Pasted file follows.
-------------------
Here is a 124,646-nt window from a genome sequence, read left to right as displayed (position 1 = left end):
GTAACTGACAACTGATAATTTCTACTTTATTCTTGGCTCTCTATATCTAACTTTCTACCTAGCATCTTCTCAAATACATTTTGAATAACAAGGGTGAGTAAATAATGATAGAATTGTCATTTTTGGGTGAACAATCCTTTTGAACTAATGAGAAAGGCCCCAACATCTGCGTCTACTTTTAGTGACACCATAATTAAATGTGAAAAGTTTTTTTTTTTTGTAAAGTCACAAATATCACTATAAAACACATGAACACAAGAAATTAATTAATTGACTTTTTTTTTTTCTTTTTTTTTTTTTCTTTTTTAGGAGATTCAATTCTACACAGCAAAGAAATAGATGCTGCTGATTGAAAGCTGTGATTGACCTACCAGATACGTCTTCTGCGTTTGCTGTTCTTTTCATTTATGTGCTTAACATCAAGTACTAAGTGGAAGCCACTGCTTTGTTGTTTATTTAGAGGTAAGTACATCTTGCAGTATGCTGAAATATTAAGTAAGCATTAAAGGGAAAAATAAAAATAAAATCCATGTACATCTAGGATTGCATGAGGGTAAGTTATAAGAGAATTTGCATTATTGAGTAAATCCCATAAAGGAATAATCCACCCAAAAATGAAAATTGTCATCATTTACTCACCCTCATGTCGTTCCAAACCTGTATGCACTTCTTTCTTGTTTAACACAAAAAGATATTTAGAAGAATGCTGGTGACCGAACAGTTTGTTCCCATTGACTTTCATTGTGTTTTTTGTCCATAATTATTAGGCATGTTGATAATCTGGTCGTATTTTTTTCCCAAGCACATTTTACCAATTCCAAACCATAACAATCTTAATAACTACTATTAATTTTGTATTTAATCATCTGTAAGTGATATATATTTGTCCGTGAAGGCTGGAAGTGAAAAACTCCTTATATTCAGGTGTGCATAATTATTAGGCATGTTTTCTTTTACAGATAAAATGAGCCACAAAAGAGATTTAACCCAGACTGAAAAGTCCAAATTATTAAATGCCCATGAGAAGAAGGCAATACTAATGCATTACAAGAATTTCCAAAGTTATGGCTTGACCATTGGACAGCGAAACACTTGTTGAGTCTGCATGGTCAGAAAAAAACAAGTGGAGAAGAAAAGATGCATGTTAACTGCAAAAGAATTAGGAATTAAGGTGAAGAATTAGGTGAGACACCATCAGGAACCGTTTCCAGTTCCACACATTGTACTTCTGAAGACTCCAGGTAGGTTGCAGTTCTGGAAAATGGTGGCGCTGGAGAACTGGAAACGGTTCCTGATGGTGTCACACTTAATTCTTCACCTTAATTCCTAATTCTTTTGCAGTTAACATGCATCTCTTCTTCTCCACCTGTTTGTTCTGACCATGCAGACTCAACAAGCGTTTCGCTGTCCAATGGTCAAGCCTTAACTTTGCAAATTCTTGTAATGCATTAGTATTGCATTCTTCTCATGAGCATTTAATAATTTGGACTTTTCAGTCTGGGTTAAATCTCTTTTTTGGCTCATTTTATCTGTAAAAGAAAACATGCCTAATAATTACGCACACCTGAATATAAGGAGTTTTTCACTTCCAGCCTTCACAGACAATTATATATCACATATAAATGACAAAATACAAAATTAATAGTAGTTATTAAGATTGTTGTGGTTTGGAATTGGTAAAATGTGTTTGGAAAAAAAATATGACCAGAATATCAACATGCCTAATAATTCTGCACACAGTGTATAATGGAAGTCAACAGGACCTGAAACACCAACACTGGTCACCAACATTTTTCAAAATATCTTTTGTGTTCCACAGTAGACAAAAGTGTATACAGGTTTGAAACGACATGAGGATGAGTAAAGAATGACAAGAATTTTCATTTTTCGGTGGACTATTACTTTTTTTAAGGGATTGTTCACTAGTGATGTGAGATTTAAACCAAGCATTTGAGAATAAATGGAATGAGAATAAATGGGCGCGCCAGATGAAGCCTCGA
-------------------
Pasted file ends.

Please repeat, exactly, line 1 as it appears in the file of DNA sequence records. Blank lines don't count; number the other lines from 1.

Here is a 124,646-nt window from a genome sequence, read left to right as displayed (position 1 = left end):